Researchers from the KTH Royal Institute of Technology in Stockholm, Sweden, have developed a sustainable tech to extract valuable antioxidants and plastic precursors from wheat bran.

Wheat bran.

What’s mushy, looks like sawdust, makes up around a quarter of the total wheat yield by weight, and shares a name with a Game of Thrones character? Yep — it’s wheat bran.

Made from the discarded outer coatings of kernels (essentially amounting to old wheat pj’s), bran is the least valuable by-product of wheat milling and is commonly used as livestock feed since its so cheap and quite nutritious. Wheat bran also gives whole-wheat flour its darker shade and fuller body, is a key ingredient in some baked goods, and you can ferment it into tasty, tasty borș.

But there’s a wealth of valuable biomolecules locked away in bran, for which it’s getting a lot of attention as a main raw material for second generation biorefineries — the only problem is that getting them out involves a relatively expensive process that, even worse, destroys some of the compounds we want in the first place.

To address this shortcoming, a team from the KTH Royal Institute of Technology has developed a technique requiring only hot, high-pressure water and carbohydrate-active enzymes to extract the bran’s valuable hemicellulose and oligosaccharides. These compounds could be used as antioxidants, prebiotics, and even food packaging material.

“In bran and other cereal tissues, the hemicelluloses are difficult to extract because they’re tighly interconnected and recalcitrant,” Vilaplana says.

Current extractions techniques use alkaline substances to extract the hemicellulose, but the chemical reaction between the two destroys the molecule’s antioxidant properties. The technique developed by Vilaplana’s team first binds hemicellulose molecules into longer polymer chains so they don’t get chemically damaged in the process.

“We use a cascade approach where we first extract the hemicelluloses in polymer form and then we use the enzymes to selectively tackle the un-extractable residue. In this way we maximize total yields of valuable biomolecules from the bran,” he adds.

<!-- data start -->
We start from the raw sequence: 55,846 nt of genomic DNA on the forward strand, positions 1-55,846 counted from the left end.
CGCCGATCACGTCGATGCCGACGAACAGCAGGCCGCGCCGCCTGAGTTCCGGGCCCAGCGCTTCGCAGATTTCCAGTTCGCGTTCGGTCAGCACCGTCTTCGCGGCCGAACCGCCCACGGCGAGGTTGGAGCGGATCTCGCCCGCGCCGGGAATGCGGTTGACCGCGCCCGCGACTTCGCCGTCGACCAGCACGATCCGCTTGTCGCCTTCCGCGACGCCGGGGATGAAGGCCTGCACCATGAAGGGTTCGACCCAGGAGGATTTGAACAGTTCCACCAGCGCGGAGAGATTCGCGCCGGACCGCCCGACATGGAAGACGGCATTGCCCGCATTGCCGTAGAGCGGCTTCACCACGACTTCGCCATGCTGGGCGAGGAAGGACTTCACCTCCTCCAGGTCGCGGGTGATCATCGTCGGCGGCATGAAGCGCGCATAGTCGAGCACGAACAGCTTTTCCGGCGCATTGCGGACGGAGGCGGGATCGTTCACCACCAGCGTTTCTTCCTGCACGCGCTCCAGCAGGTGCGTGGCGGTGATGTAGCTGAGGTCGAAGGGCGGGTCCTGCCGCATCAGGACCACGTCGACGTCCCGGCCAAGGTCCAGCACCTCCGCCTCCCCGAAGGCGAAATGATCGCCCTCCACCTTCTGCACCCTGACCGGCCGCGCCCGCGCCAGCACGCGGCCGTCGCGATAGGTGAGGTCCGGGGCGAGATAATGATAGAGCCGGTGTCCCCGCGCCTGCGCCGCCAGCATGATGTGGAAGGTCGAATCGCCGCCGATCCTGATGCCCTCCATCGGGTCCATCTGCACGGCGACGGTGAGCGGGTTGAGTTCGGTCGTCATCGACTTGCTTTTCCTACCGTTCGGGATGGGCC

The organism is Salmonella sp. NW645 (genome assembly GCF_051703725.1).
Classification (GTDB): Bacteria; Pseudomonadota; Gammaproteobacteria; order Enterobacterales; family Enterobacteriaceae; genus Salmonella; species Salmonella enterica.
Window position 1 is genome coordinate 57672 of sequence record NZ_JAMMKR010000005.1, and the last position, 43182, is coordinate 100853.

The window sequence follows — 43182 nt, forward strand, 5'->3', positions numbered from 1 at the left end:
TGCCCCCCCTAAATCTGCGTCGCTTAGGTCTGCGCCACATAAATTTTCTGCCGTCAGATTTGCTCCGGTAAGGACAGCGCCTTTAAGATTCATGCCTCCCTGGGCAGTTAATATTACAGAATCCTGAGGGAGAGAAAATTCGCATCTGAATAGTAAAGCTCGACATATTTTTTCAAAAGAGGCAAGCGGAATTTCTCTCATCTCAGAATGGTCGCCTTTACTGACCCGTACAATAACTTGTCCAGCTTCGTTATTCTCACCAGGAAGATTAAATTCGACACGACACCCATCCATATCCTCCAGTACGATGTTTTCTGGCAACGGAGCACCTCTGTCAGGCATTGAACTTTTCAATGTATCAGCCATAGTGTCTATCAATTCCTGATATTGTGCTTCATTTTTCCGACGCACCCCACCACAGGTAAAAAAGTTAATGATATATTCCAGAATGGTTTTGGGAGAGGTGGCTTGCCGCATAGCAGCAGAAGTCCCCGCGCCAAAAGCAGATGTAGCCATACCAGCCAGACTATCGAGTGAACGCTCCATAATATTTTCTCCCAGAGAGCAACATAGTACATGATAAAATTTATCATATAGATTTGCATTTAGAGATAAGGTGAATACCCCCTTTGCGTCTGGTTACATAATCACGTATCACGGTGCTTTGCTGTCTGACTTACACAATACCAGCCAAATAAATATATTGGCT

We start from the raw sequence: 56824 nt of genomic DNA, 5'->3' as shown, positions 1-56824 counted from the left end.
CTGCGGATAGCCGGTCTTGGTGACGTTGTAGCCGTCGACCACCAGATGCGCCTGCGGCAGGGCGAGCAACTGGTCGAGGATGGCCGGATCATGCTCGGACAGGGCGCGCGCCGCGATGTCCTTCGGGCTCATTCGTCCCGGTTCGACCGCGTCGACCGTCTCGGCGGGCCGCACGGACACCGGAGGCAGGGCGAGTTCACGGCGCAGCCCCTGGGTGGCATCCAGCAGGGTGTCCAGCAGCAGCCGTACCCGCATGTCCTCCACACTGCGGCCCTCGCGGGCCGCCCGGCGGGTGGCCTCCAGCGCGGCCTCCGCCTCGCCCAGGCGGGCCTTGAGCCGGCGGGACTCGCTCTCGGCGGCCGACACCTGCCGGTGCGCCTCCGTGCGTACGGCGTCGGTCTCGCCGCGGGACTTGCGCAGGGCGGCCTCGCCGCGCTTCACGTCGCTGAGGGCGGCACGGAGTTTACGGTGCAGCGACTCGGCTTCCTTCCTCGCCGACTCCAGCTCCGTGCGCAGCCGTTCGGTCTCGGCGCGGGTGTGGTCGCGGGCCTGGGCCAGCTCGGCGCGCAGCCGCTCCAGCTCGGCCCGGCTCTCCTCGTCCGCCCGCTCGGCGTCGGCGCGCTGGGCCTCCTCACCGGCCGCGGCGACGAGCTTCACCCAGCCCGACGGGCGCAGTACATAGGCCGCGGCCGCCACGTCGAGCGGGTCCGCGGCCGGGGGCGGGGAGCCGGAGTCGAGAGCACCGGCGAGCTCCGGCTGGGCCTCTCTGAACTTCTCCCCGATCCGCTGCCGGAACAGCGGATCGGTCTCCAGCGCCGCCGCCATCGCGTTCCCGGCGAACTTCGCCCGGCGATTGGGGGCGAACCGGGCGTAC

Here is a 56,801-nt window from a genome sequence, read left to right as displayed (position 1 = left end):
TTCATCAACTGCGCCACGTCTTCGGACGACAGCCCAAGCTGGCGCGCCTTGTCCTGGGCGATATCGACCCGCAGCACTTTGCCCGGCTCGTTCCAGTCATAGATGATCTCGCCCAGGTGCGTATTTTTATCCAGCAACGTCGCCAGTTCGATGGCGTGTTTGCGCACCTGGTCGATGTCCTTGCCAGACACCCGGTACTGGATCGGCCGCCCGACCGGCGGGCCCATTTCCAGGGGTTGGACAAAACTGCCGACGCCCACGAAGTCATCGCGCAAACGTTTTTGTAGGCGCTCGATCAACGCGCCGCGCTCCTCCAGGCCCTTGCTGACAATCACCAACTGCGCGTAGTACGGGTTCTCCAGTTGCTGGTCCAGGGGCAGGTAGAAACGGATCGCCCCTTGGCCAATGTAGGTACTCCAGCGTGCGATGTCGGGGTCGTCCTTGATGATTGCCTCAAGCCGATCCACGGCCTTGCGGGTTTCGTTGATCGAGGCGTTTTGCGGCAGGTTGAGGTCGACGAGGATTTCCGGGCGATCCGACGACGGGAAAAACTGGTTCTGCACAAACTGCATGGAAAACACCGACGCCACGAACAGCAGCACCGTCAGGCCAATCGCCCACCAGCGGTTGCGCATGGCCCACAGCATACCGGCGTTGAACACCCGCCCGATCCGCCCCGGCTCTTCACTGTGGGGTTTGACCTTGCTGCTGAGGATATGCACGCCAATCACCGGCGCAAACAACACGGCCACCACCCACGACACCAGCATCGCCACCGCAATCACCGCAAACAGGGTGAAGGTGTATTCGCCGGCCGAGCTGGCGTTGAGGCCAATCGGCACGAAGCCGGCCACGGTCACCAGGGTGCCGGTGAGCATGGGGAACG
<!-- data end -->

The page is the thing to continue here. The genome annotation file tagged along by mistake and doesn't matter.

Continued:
The team is now looking into possible applications for the polymers. The list includes active food packaging films, naturally antioxidant thickeners and gels, capsules for oxygen-sensitive compounds for medical or pharmaceutical products, even dampeners for reactive oxygen species (ROS) induced inflammation in biomedicine.

Vilaplana says his research group is studying possible applications for these biopolymers, including active food packaging films and thickeners that provide a natural, non-additive way to prevent oxidation. In medicine, they could also be used to encapsulate oxygen-sensitive active compounds and to reduce the inflammation caused by reactive oxygen species (ROS) in biomedical applications. The hemicelluloses and oligosaccharides in wheat bran are also known to have prebiotic properties as dietary fibers, the team notes, and could be used to create inexpensive dietary supplements.

The full paper “Sequential fractionation of feruloylated hemicelluloses and oligosaccharides from wheat bran using subcritical water and xylanolytic enzymes” has been published in the journal Green Chemistry.

 

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